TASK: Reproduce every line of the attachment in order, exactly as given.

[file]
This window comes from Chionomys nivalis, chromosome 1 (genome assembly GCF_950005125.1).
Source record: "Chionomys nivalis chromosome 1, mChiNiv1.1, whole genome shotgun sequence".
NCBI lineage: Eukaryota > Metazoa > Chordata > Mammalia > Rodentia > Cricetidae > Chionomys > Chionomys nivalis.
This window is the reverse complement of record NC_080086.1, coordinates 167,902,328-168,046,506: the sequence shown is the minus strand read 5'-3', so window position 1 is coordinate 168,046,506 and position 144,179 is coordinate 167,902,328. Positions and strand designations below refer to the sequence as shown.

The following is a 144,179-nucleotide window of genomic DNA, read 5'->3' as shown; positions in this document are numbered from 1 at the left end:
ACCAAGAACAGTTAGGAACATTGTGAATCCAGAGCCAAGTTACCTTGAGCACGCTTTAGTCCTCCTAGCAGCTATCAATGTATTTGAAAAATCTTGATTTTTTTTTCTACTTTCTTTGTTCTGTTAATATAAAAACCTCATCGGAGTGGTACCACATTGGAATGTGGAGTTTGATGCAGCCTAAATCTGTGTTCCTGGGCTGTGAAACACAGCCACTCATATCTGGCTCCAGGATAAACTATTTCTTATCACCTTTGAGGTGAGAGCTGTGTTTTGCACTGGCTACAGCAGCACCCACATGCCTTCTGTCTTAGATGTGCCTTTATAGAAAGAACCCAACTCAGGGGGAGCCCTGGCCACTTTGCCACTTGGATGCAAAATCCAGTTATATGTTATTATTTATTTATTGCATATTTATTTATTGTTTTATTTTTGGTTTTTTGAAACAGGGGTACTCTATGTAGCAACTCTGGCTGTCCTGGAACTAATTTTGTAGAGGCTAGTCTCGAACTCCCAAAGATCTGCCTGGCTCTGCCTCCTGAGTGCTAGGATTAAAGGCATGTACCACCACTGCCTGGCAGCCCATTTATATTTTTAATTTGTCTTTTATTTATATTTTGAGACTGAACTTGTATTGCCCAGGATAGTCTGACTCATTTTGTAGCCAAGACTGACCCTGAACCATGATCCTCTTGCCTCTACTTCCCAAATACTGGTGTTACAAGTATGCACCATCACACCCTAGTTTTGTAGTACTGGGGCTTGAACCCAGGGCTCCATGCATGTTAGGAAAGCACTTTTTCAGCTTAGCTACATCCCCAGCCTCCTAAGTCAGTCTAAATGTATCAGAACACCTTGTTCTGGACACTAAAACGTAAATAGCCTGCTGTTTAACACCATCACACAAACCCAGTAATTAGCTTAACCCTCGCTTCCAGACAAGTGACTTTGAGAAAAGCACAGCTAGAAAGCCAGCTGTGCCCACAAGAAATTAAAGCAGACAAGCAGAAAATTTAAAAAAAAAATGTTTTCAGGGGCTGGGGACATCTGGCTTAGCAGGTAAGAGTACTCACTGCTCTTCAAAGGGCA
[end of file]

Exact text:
This window comes from Chionomys nivalis, chromosome 1 (genome assembly GCF_950005125.1).
Source record: "Chionomys nivalis chromosome 1, mChiNiv1.1, whole genome shotgun sequence".
NCBI lineage: Eukaryota > Metazoa > Chordata > Mammalia > Rodentia > Cricetidae > Chionomys > Chionomys nivalis.
This window is the reverse complement of record NC_080086.1, coordinates 167,902,328-168,046,506: the sequence shown is the minus strand read 5'-3', so window position 1 is coordinate 168,046,506 and position 144,179 is coordinate 167,902,328. Positions and strand designations below refer to the sequence as shown.

The following is a 144,179-nucleotide window of genomic DNA, read 5'->3' as shown; positions in this document are numbered from 1 at the left end:
ACCAAGAACAGTTAGGAACATTGTGAATCCAGAGCCAAGTTACCTTGAGCACGCTTTAGTCCTCCTAGCAGCTATCAATGTATTTGAAAAATCTTGATTTTTTTTTCTACTTTCTTTGTTCTGTTAATATAAAAACCTCATCGGAGTGGTACCACATTGGAATGTGGAGTTTGATGCAGCCTAAATCTGTGTTCCTGGGCTGTGAAACACAGCCACTCATATCTGGCTCCAGGATAAACTATTTCTTATCACCTTTGAGGTGAGAGCTGTGTTTTGCACTGGCTACAGCAGCACCCACATGCCTTCTGTCTTAGATGTGCCTTTATAGAAAGAACCCAACTCAGGGGGAGCCCTGGCCACTTTGCCACTTGGATGCAAAATCCAGTTATATGTTATTATTTATTTATTGCATATTTATTTATTGTTTTATTTTTGGTTTTTTGAAACAGGGGTACTCTATGTAGCAACTCTGGCTGTCCTGGAACTAATTTTGTAGAGGCTAGTCTCGAACTCCCAAAGATCTGCCTGGCTCTGCCTCCTGAGTGCTAGGATTAAAGGCATGTACCACCACTGCCTGGCAGCCCATTTATATTTTTAATTTGTCTTTTATTTATATTTTGAGACTGAACTTGTATTGCCCAGGATAGTCTGACTCATTTTGTAGCCAAGACTGACCCTGAACCATGATCCTCTTGCCTCTACTTCCCAAATACTGGTGTTACAAGTATGCACCATCACACCCTAGTTTTGTAGTACTGGGGCTTGAACCCAGGGCTCCATGCATGTTAGGAAAGCACTTTTTCAGCTTAGCTACATCCCCAGCCTCCTAAGTCAGTCTAAATGTATCAGAACACCTTGTTCTGGACACTAAAACGTAAATAGCCTGCTGTTTAACACCATCACACAAACCCAGTAATTAGCTTAACCCTCGCTTCCAGACAAGTGACTTTGAGAAAAGCACAGCTAGAAAGCCAGCTGTGCCCACAAGAAATTAAAGCAGACAAGCAGAAAATTTAAAAAAAAAATGTTTTCAGGGGCTGGGGACATCTGGCTTAGCAGGTAAGAGTACTCACTGCTCTTCAAAGGGCA